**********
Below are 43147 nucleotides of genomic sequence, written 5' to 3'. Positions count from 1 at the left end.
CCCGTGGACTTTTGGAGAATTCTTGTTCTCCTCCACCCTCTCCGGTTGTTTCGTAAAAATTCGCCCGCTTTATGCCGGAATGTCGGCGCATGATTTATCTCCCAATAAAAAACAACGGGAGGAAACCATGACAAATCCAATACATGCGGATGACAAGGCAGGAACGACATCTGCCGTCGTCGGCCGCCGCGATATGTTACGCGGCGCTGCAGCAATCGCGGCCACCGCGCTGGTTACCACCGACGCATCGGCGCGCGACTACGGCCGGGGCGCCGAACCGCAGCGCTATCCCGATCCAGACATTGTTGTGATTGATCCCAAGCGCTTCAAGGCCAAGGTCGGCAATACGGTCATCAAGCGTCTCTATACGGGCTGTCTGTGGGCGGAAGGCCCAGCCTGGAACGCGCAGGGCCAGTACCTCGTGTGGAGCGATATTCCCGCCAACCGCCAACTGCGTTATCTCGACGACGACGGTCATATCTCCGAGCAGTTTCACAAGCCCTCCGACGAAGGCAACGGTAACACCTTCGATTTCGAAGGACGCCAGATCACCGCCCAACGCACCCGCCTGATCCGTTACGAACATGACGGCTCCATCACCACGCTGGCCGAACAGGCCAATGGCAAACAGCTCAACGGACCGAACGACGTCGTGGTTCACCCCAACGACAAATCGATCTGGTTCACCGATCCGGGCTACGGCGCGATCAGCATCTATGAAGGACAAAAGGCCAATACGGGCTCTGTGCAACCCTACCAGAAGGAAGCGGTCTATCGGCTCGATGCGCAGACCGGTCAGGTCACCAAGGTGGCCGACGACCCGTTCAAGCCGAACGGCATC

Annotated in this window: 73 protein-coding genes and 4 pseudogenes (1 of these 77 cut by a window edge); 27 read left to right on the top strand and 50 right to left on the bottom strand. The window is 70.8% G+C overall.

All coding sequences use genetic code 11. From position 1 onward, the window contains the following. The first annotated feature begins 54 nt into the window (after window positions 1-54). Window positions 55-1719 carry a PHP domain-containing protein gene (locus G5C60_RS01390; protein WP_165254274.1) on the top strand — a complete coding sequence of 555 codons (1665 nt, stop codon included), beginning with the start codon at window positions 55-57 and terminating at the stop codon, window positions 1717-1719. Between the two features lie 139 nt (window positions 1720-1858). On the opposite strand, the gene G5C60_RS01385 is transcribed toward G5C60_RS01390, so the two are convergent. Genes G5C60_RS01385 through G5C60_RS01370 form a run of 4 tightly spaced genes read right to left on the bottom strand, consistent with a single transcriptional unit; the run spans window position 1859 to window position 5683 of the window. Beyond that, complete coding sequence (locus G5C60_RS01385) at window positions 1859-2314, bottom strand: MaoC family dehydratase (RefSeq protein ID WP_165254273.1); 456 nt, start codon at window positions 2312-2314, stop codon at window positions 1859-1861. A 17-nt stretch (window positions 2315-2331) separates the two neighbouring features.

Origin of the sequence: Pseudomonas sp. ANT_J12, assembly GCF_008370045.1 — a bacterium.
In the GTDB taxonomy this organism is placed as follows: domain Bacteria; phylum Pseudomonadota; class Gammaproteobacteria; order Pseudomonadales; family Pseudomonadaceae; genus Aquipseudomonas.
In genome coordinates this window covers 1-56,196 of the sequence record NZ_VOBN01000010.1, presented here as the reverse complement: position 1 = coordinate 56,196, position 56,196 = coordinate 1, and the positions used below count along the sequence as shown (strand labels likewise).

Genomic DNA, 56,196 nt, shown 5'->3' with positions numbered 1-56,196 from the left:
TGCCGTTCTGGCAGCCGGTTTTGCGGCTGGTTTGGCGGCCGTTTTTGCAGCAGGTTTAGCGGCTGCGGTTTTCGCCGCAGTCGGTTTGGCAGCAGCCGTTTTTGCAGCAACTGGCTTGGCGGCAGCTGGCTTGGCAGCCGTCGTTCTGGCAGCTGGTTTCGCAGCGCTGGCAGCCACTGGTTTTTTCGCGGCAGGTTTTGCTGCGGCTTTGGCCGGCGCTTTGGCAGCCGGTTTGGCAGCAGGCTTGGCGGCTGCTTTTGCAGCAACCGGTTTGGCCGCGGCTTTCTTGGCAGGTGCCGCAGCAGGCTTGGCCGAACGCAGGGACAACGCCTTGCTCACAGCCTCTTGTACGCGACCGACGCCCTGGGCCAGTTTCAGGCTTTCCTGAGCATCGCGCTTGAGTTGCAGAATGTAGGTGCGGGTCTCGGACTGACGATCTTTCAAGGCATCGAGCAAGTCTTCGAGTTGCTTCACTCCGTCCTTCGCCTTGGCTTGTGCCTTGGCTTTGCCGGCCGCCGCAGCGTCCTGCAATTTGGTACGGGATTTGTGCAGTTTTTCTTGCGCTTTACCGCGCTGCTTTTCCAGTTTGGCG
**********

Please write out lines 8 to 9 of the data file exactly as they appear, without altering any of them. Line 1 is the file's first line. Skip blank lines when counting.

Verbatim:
Genomic DNA, 56,196 nt, shown 5'->3' with positions numbered 1-56,196 from the left:
TGCCGTTCTGGCAGCCGGTTTTGCGGCTGGTTTGGCGGCCGTTTTTGCAGCAGGTTTAGCGGCTGCGGTTTTCGCCGCAGTCGGTTTGGCAGCAGCCGTTTTTGCAGCAACTGGCTTGGCGGCAGCTGGCTTGGCAGCCGTCGTTCTGGCAGCTGGTTTCGCAGCGCTGGCAGCCACTGGTTTTTTCGCGGCAGGTTTTGCTGCGGCTTTGGCCGGCGCTTTGGCAGCCGGTTTGGCAGCAGGCTTGGCGGCTGCTTTTGCAGCAACCGGTTTGGCCGCGGCTTTCTTGGCAGGTGCCGCAGCAGGCTTGGCCGAACGCAGGGACAACGCCTTGCTCACAGCCTCTTGTACGCGACCGACGCCCTGGGCCAGTTTCAGGCTTTCCTGAGCATCGCGCTTGAGTTGCAGAATGTAGGTGCGGGTCTCGGACTGACGATCTTTCAAGGCATCGAGCAAGTCTTCGAGTTGCTTCACTCCGTCCTTCGCCTTGGCTTGTGCCTTGGCTTTGCCGGCCGCCGCAGCGTCCTGCAATTTGGTACGGGATTTGTGCAGTTTTTCTTGCGCTTTACCGCGCTGCTTTTCCAGTTTGGCG